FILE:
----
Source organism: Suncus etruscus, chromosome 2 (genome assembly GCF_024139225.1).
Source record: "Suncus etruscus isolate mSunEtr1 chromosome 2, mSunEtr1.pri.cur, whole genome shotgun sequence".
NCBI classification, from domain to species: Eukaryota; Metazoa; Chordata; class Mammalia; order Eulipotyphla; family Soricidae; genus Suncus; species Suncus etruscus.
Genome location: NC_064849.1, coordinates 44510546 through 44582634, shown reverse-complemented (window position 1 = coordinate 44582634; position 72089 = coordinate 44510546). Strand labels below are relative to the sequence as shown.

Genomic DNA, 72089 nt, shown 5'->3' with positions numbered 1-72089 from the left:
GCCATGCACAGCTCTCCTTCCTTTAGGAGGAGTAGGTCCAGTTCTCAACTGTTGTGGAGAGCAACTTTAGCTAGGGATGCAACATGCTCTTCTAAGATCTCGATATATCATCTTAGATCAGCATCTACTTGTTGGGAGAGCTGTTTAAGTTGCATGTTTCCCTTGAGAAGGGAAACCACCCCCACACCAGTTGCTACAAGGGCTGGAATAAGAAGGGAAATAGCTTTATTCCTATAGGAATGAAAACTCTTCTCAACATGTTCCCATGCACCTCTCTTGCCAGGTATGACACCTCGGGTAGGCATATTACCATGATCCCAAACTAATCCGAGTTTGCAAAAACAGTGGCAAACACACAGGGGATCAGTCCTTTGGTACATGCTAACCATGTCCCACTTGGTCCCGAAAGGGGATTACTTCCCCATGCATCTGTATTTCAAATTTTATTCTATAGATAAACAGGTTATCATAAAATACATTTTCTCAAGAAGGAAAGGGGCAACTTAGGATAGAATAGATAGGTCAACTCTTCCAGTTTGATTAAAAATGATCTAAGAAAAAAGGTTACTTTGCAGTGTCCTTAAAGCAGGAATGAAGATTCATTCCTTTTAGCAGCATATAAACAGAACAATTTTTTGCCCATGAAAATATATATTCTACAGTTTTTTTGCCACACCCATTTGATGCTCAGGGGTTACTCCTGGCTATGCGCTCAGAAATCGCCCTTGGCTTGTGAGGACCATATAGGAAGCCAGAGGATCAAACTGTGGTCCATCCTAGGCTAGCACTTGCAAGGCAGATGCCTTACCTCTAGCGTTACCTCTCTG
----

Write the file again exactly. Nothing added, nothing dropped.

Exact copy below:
Source organism: Suncus etruscus, chromosome 2 (genome assembly GCF_024139225.1).
Source record: "Suncus etruscus isolate mSunEtr1 chromosome 2, mSunEtr1.pri.cur, whole genome shotgun sequence".
NCBI classification, from domain to species: Eukaryota; Metazoa; Chordata; class Mammalia; order Eulipotyphla; family Soricidae; genus Suncus; species Suncus etruscus.
Genome location: NC_064849.1, coordinates 44510546 through 44582634, shown reverse-complemented (window position 1 = coordinate 44582634; position 72089 = coordinate 44510546). Strand labels below are relative to the sequence as shown.

Genomic DNA, 72089 nt, shown 5'->3' with positions numbered 1-72089 from the left:
GCCATGCACAGCTCTCCTTCCTTTAGGAGGAGTAGGTCCAGTTCTCAACTGTTGTGGAGAGCAACTTTAGCTAGGGATGCAACATGCTCTTCTAAGATCTCGATATATCATCTTAGATCAGCATCTACTTGTTGGGAGAGCTGTTTAAGTTGCATGTTTCCCTTGAGAAGGGAAACCACCCCCACACCAGTTGCTACAAGGGCTGGAATAAGAAGGGAAATAGCTTTATTCCTATAGGAATGAAAACTCTTCTCAACATGTTCCCATGCACCTCTCTTGCCAGGTATGACACCTCGGGTAGGCATATTACCATGATCCCAAACTAATCCGAGTTTGCAAAAACAGTGGCAAACACACAGGGGATCAGTCCTTTGGTACATGCTAACCATGTCCCACTTGGTCCCGAAAGGGGATTACTTCCCCATGCATCTGTATTTCAAATTTTATTCTATAGATAAACAGGTTATCATAAAATACATTTTCTCAAGAAGGAAAGGGGCAACTTAGGATAGAATAGATAGGTCAACTCTTCCAGTTTGATTAAAAATGATCTAAGAAAAAAGGTTACTTTGCAGTGTCCTTAAAGCAGGAATGAAGATTCATTCCTTTTAGCAGCATATAAACAGAACAATTTTTTGCCCATGAAAATATATATTCTACAGTTTTTTTGCCACACCCATTTGATGCTCAGGGGTTACTCCTGGCTATGCGCTCAGAAATCGCCCTTGGCTTGTGAGGACCATATAGGAAGCCAGAGGATCAAACTGTGGTCCATCCTAGGCTAGCACTTGCAAGGCAGATGCCTTACCTCTAGCGTTACCTCTCTG